Rawsonville, Mi Historic Sign
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Exploring Belleville Lake’s Hidden Past | The Underwater Ghost Town of Rawsonville Michigan

An underwater ghost town? Check out this incredible story about a Civil War-era village that went underwater in the 1920s.

It may not be as well known and romanticized as Atlantis, but did you know that Michigan has an underwater town? Situated near Ypsilanti and Belleville in the depths of Belleville Lake is Rawsonville Michigan — a town with an interesting past.

There’s little more than a marker in front of a McDonald’s to signify this historic Civil War-era village, but Rawsonville was once a thriving spot in Southeast Michigan and deserves its place among Michigan’s many fascinating ghost towns.

Rawsonville, Mi Historic Sign
Rawsonville | photo via Public Domain/Wikimedia

Getting to Know the Ghost Town of Rawsonville

What Makes a Ghost Town a Ghost Town?

The name may sound spooky, but a ghost town is called a ghost town because the economic activity that supported it has ended for some reason. In Michigan, ghost towns are often at the sites of former mines, former mills, and natural disasters such as floods.

From Snow’s Landing to Rawsonville

Rawsonville Michigan was first settled by Henry Snow in 1800 and was originally called Snow’s Landing on the boundary of Wayne and Washtenaw counties, about a half hour east of Ann Arbor.

Amariah Rawson and his family arrived in the community in 1825 and filed a plan (known then as a community plat) with two other villagers to christen the village as Michigan City in 1836.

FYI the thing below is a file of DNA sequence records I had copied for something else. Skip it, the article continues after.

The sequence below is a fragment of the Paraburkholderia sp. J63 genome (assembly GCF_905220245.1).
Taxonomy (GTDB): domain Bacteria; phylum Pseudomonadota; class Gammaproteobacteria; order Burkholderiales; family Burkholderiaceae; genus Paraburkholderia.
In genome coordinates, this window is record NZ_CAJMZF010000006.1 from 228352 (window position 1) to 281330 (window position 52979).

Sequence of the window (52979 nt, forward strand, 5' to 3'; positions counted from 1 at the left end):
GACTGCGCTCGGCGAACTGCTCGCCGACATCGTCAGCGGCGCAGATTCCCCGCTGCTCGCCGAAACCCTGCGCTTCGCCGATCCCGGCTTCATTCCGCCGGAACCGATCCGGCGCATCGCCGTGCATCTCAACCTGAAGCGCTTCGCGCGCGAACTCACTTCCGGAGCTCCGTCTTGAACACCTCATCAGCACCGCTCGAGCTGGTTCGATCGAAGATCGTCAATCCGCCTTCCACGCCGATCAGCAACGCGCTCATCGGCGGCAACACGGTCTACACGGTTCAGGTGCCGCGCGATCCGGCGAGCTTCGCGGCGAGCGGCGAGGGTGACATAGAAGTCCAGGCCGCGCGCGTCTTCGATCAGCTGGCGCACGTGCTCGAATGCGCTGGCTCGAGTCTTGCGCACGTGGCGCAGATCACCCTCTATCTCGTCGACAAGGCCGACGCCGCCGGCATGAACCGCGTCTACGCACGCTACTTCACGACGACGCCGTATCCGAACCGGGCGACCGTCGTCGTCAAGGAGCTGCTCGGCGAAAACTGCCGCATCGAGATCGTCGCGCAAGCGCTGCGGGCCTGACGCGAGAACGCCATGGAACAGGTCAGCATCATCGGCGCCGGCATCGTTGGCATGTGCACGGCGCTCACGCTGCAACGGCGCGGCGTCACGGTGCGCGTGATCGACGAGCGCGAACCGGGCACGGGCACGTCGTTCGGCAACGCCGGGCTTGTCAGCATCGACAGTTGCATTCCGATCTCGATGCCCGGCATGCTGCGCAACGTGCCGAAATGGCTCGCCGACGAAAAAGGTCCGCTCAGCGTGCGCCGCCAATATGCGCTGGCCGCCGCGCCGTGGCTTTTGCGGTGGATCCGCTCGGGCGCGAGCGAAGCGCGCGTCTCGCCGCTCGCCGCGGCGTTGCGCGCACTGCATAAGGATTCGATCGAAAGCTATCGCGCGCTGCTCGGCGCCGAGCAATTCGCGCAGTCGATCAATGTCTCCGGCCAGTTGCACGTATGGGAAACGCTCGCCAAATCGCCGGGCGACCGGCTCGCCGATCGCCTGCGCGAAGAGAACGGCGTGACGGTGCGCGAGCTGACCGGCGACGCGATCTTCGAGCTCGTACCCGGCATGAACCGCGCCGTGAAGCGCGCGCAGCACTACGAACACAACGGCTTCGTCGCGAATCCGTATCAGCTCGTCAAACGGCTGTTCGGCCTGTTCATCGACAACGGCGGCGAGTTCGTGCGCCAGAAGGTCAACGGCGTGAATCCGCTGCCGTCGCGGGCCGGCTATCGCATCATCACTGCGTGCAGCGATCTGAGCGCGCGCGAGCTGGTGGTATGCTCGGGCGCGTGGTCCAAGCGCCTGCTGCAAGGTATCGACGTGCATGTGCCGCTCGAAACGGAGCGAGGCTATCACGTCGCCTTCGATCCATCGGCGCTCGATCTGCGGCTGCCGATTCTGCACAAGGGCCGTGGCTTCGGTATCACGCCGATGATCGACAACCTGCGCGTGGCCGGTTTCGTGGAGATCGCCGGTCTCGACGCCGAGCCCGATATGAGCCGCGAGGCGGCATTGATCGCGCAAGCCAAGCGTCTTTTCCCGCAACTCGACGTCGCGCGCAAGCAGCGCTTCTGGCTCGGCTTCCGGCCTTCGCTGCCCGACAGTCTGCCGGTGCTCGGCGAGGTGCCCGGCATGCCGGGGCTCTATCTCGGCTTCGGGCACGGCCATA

Neighbors petitioned the state government to change the name to Rawsonville, and the act was passed in 1839. The community post office was also moved to Rawsonville in 1838 and given that name.

A Thriving Civil War-era Town

Rawsonville was once a thriving community, reaching its peak during the Civil War. The village once boasted three saloons, sawmills, grist mills, copper shops, a wagon maker, general stores, and more.

The village’s undoing was its failure to attract railroad service through the town. As the main mode of transportation of the time, railroads tied the country together, and having a railway station in a town or village was a major boost for the local economy.

By the 1880s, though, Rawsonville residents began to move away, and the businesses and mills closed.

Belleville Lake Consumes Rawsonville

Belleville Lake may be a lake by name, but it’s actually an artificial reservoir created in 1925 when the French Landing Dam and Powerhouse was created along the Huron River.

The creation of the dam and the resulting reservoir flooded Rawsonville and its remaining structures. This cemented Rawsonville’s legacy as Michigan’s underwater ghost town.

After being lost to the lake depths, Rawsonville’s legacy was celebrated in October 1983, when the community was designated a Michigan State Historic Site. The historic marker can be found in front of a McDonald’s on Rawsonville Road, across from South Grove Street.

The historical marker in front of the Golden Arches reads:

Old Rawsonville Village

Rawsonville, now a ghost town, was once a thriving village. On September 13, 1823, the first land patent in Van Buren Township was given to Henry Snow for this site, which was soon known as Snow’s Landing. Called Rawsonville by 1838, the community reached its peak around the time of the Civil War. It then boasted saw mills, grist mills, two copper shops, a stove factory, several drygoods and general stores, a wagon maker and three saloons. Rawsonville’s failure to attract railroad service led to its decline. By the 1880s many of its businesses and mills had closed and its residents were moving away. In 1925 a dam erected on the Huron River covered most of the remained structures with the newly-formed Belleville Lake.

The town is also remembered on I-94 at Exit 187 for Ypsilanti by Rawsonville Road.